A chronic illness can threaten a person’s self-image. Often when a person is diagnosed with a chronic formulate future identities of failure. As a result, when a person is diagnosed with a disease like diabetes, they often set goals that they feel are achievable by someone who has the disease. In other words, the person outlook on life changes after diagnosis. However, the person’s perception of the disease is often linked to the progression of the disease. According to Two Feathers, there are varying degrees of acceptance and denial that comes along with the diagnosis of a chronic illness. The five stages are denial, anger, bargaining, depression, and acceptance. Some people remain in denial for an extended period of time. They refuse to accept their diagnosis (Two Feathers, 2005). This refusal is usually accompanied by a refusal to accept medical attention for the illness. They add, “For most individuals, denial will gradually fade into acceptance. Denial is healthy so long as it serves as a protective function in the short term. Denial can result when a patient is conflicted or uncertain about how the illness will be incorporated into their life” (Two Feathers, 2005). Culturally, African Americans seem to view illness as a weakness, as a result, many tend to ignore warning signs and refuse treatment after being diagnosed. Denial is just one of many strategies used to manage uncertainty. Some clinicians even categorize uncertainty as an unorganized illness because it can remain after the person has been diagnosed (Boardman, Onge, Rogers, & Richard, 2005).
Morbidity and Mortality
Diabetes is a major cause of premature illness and death in many countries. Many of the deaths are related to cardiovascular disease, which is directly linked to diabetes. These disease causes damage to blood vessels. General complications from diabetes causes about a third of the world’s deaths (Boardman, Onge, Rogers, & Richard, 2005). Close to four million people between the ages of 20-79 can be attributed to diabetes. This number can be compared to the deaths of several infectious diseases combined. Countries with the highest number of diabetes are: The United States, China, India, and Russia. Women with diabetes have a higher chance of dying from the disease than men (Boardman, Onge, Rogers, & Richard, 2005).
Promoting Healthy Living
During this class, my professor promoted healthy living as a barrier against all forms of illness. Consequently, I know that I will continue to promote that within my practice. Lifestyle measures are effective in preventing and delaying onset of type II diabetes in African Americans. To help prevent diabetes a person needs to achieve and maintain a healthy body weight. In order to do this, one must become physically active for at least 30 minutes a day. One should exercise regular or moderate activities several days a week. More activity will be needed to lose weight and when a healthy weight is established a common pattern can be established to maintain the desired weight. Healthy food choices must be made daily. This is a gradual process that must be done over time and not “cold turkey”. People who attempt a lifestyle change overnight usually fail (Ham, Kruger, & Locke, 2009). Fruits and vegetables servings can be used in place of snacks such as chips or candy. Many people do not realize that tobacco can increase the risk of cardiovascular diseases. If one is a smoker, it is best to eliminate this from one’s life. This process may require the help of a healthcare provider. However, if one has already been diagnosed with diabetes, there are lifestyle changes that can help to control the disease and in some cases reverse it. Early diagnosis is the key. If one has family history, weight issues, or any other indicators that he/she could possibly be at risk of getting the disease, he/she should be testes. Testing is done by using a small blood sample. Often, organizations help to promote healthy living and disease control. Many communities have facilities or centers that offer free screenings and educational information. Once one has been educated about the disease, he/she can control it or prevent it. Studies show that people who venture into a healthy lifestyle change or weight loss journey do better when they have a partner. Seventy-seven percent of people who attempt to make a life style change did so with a partner (Ham, Kruger, & Locke, 2009). Finally, Ham, Kruger, & Locke say intervention programs work by focusing on population-wide approaches to promote healthy diet and regular physical activity, thereby reducing the growing global problem of overweight and obesity.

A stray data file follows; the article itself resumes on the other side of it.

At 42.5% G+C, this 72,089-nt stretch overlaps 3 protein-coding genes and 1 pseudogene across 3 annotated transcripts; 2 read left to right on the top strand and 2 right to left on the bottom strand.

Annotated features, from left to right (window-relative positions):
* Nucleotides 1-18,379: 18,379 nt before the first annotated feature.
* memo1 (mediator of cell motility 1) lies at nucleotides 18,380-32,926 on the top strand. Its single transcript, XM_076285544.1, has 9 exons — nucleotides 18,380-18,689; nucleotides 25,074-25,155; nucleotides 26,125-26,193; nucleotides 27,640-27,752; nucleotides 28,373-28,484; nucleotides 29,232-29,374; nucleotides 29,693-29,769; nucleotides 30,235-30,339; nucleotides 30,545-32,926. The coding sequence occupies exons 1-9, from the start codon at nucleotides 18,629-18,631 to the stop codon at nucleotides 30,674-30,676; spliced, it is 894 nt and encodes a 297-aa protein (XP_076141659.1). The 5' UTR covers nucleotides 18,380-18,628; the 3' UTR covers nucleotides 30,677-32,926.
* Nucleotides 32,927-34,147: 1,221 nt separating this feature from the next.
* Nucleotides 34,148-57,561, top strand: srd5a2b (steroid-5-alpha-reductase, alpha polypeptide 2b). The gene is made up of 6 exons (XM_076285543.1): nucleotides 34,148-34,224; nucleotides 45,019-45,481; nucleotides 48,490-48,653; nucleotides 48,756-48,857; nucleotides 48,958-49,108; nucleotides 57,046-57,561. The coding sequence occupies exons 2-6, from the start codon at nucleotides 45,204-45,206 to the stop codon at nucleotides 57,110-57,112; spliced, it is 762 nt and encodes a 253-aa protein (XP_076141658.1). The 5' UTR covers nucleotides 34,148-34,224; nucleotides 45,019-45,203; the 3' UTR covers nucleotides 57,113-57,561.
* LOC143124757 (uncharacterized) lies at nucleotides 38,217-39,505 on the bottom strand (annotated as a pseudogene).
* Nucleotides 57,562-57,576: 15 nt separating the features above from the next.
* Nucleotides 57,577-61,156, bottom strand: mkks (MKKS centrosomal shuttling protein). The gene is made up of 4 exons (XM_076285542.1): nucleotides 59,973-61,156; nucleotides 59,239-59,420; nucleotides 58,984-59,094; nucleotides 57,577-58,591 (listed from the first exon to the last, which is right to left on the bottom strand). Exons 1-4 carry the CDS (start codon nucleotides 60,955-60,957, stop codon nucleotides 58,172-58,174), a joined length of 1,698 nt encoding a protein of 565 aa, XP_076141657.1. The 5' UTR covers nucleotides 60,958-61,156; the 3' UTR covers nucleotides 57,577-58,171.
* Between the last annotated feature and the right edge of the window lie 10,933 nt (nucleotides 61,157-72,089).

Nontraditional medical practices have been around for centuries and don’t show any signs of disappearing any time soon. During this class, I have had the opportunity to research and learn more about acupuncture and its uses. After trying it for myself, I am convinced that it makes a great difference in the overall mental and emotional well being of the person. People choose non-traditional methods for various reasons, but the choice is mostly influenced by cultural background. Acupuncture, acupressure and herbal supplements are the most widely used forms of non-traditional methods. Diabetes is a chronic disorder that can have devastating effects, but it is controllable and preventable. Practitioners of Traditional Chinese Medicine promote proper diet and physical activity as imperative to eradicating the disease. African Americans are particularly prone to the disease because of many cultural barriers. In recent years there has been a great increase in the prevalence of the disease. In order to eradicate this disease, families, communities, and cultures must share information and assist each other in the battle to healthier, more productive lives. Growing in a community where health is maintained by whatever means necessary is very important to me. Some people have never heard of Traditional Chinese Medicine. I believe that through adequate communication many lives can be saved by promoting TCM as an alternative to many forms of Western medicine. It is important for healthcare providers to understand their patients’ health care needs; it is equally important for patients to understand healthcare providers’ diagnoses and treatment recommendations. “Communication barriers can relate to language, culture, and health literacy” Based upon the information I have presented and that I have studied this school term, I feel strongly that Traditional Chinese Medicine as an approach to treat diabetes and its debilitating affects is a must. Treating the patient from a holistic view is, in my opinion, the best way to cure the problem. Diabetes has many underlining causes that are not addressed by Western medicine practices. A final study I looked at concluded that through TCM treatment in conjunction with other therapies, ninety-two percent of the patients that participated regained the proper function of their pancreas and were no longer in need of insulin therapy (Cassidy, 1998 ) Although this study consisted of only 12 patients, I believe that data is phenomenal. In my practice, I intend to offer TCM to my patients.